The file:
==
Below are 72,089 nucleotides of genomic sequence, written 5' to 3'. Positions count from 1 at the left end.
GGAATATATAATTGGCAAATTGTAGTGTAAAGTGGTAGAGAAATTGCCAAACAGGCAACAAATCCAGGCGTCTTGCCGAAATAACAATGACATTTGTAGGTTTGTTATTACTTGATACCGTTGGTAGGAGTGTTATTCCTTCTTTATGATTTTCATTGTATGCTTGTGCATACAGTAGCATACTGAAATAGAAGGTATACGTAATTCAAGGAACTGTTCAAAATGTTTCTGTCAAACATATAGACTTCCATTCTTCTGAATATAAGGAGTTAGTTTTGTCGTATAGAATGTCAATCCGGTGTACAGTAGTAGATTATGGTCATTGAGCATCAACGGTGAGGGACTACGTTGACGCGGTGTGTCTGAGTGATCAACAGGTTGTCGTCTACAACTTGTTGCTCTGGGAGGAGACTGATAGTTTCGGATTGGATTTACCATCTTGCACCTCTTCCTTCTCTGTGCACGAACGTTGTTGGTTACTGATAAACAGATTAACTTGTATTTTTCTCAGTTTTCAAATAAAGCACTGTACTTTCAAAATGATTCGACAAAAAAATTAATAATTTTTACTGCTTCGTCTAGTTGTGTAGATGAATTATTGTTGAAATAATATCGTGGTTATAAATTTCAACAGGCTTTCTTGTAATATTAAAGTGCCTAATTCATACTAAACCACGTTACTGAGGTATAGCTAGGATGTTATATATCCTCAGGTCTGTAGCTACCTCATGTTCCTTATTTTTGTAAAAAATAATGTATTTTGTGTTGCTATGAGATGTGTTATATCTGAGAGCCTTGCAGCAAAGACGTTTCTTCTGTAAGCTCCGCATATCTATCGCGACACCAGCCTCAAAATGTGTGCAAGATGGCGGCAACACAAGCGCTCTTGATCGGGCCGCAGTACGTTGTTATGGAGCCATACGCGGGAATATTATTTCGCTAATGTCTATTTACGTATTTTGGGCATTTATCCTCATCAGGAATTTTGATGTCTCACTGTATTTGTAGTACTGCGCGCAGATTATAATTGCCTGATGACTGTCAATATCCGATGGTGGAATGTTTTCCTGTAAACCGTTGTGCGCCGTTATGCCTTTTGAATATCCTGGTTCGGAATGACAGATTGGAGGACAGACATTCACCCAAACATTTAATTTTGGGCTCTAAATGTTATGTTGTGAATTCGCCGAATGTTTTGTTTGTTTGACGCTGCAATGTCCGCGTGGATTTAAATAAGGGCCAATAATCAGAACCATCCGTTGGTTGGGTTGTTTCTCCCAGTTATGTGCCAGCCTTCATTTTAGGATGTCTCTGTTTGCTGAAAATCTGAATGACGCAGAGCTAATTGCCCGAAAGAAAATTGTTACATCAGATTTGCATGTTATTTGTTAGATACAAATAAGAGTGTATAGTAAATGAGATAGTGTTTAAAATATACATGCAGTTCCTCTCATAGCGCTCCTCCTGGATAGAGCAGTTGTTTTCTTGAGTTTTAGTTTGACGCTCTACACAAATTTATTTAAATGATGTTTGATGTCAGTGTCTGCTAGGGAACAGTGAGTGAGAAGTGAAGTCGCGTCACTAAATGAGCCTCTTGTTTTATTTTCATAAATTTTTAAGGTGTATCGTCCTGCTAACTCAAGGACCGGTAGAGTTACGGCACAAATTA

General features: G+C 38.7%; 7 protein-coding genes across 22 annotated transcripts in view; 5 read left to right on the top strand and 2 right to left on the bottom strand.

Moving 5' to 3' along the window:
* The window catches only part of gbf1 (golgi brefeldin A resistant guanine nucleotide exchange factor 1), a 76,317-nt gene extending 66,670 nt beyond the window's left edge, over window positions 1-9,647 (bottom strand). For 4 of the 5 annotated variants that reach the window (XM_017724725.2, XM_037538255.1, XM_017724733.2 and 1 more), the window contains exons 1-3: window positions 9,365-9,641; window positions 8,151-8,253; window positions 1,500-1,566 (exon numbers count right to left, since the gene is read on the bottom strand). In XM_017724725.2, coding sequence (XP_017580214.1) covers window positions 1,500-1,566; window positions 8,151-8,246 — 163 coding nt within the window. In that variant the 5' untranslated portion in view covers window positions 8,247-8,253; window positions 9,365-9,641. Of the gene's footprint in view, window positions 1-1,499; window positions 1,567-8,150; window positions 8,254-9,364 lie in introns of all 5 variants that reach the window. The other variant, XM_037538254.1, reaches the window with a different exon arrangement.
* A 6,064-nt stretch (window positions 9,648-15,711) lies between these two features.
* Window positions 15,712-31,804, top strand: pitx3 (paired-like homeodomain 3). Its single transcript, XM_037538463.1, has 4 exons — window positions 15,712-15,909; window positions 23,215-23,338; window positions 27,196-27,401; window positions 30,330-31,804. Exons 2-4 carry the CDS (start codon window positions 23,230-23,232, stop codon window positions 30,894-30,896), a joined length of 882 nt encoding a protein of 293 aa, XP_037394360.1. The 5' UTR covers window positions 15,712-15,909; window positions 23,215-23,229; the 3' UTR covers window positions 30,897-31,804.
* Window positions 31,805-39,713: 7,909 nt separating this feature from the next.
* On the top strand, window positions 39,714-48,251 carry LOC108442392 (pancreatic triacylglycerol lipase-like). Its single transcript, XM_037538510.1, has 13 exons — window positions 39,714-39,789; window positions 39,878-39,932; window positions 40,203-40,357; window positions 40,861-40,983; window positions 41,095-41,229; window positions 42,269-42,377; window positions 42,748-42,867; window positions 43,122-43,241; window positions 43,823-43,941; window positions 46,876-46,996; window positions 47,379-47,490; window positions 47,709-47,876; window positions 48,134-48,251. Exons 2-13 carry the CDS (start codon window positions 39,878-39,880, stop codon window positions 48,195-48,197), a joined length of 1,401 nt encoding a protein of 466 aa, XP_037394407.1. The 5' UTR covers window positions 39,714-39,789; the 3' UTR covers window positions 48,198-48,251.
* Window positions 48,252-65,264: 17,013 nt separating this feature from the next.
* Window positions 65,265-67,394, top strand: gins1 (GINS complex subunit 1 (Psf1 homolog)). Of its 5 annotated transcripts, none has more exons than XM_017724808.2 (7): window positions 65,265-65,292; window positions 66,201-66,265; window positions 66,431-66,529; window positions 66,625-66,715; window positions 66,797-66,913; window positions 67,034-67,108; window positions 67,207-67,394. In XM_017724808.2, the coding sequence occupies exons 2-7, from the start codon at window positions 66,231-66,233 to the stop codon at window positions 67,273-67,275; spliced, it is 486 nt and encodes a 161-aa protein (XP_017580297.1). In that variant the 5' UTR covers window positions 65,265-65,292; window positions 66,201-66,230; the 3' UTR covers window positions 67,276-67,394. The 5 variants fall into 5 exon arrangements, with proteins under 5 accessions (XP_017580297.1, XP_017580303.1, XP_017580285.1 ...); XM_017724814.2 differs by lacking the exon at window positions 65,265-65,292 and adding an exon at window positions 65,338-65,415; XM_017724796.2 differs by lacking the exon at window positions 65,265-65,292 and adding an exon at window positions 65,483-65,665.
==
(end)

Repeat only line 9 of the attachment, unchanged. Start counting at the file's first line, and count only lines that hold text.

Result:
* On the top strand, window positions 39,714-48,251 carry LOC108442392 (pancreatic triacylglycerol lipase-like). Its single transcript, XM_037538510.1, has 13 exons — window positions 39,714-39,789; window positions 39,878-39,932; window positions 40,203-40,357; window positions 40,861-40,983; window positions 41,095-41,229; window positions 42,269-42,377; window positions 42,748-42,867; window positions 43,122-43,241; window positions 43,823-43,941; window positions 46,876-46,996; window positions 47,379-47,490; window positions 47,709-47,876; window positions 48,134-48,251. Exons 2-13 carry the CDS (start codon window positions 39,878-39,880, stop codon window positions 48,195-48,197), a joined length of 1,401 nt encoding a protein of 466 aa, XP_037394407.1. The 5' UTR covers window positions 39,714-39,789; the 3' UTR covers window positions 48,198-48,251.